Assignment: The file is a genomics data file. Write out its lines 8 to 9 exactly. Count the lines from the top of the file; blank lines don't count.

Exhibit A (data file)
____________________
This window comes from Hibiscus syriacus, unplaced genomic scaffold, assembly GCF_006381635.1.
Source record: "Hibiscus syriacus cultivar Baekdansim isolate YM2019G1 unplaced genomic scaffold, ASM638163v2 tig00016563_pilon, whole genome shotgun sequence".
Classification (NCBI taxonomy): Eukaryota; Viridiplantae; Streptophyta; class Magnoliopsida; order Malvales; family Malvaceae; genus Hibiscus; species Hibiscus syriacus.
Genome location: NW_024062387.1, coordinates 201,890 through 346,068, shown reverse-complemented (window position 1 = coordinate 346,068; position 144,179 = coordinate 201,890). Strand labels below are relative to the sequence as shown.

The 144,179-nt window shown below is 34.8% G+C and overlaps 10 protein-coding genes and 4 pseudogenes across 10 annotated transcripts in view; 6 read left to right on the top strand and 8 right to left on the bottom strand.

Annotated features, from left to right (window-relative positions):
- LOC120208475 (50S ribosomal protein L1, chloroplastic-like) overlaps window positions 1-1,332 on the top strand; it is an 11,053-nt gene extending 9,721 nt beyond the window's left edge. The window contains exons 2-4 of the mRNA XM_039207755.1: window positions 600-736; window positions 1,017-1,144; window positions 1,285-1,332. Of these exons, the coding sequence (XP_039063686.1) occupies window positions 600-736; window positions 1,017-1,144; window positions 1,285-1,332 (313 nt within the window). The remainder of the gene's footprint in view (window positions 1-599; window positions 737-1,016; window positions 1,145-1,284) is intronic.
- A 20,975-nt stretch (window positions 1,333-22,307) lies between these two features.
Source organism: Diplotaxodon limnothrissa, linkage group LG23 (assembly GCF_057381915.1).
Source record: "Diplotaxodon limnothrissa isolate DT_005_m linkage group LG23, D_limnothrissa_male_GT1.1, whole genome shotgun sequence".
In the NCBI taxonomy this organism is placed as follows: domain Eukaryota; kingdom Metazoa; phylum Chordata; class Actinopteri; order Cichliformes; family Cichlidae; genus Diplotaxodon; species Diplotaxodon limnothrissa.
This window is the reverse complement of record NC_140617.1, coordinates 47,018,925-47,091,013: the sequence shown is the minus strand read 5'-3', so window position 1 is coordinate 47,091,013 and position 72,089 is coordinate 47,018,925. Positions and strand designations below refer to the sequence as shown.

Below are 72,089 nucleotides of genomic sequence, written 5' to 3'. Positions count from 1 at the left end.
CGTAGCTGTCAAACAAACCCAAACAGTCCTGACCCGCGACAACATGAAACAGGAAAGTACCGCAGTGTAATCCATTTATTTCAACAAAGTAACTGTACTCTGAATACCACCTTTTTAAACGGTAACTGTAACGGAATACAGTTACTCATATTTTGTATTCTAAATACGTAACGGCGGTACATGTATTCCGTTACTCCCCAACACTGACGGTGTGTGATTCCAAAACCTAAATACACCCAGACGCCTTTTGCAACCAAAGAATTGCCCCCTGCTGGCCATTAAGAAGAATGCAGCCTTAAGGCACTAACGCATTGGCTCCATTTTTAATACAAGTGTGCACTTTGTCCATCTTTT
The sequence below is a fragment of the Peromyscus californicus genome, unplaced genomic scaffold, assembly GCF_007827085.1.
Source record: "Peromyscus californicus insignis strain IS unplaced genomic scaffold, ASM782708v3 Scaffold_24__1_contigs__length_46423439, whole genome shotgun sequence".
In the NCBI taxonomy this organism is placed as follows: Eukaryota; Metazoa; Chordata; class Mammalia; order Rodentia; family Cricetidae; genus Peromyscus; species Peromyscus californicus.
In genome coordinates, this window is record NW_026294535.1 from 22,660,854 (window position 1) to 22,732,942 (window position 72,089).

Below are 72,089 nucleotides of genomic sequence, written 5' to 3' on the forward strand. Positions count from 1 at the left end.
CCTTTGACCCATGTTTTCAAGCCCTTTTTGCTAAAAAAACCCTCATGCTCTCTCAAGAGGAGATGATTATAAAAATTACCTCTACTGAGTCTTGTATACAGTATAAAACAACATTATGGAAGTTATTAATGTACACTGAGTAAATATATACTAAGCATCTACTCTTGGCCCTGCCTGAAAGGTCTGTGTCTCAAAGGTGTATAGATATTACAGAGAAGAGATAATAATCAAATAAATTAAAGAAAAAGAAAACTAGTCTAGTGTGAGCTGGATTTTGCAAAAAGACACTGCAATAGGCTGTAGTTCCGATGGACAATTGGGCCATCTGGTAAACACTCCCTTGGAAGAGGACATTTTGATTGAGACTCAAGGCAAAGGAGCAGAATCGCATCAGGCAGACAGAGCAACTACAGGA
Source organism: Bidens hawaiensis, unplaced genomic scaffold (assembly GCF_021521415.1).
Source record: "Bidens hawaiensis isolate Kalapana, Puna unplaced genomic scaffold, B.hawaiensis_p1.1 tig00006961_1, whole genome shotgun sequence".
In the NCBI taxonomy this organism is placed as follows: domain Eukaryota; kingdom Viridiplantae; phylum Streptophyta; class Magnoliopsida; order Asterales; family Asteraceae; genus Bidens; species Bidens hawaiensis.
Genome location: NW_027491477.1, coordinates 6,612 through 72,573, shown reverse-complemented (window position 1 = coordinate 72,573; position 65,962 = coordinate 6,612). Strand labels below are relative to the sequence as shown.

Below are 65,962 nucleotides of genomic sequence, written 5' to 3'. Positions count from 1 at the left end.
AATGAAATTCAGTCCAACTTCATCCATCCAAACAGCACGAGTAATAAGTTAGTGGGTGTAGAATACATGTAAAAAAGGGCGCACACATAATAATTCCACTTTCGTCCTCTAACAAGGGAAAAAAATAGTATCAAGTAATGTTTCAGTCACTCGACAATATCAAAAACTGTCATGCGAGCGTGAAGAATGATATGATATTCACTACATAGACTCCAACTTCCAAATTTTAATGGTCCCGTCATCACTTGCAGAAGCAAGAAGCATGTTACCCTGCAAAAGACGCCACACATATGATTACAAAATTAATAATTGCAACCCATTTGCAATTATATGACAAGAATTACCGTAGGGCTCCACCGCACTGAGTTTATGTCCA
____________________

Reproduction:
- A 20,975-nt stretch (window positions 1,333-22,307) lies between these two features.
Source organism: Diplotaxodon limnothrissa, linkage group LG23 (assembly GCF_057381915.1).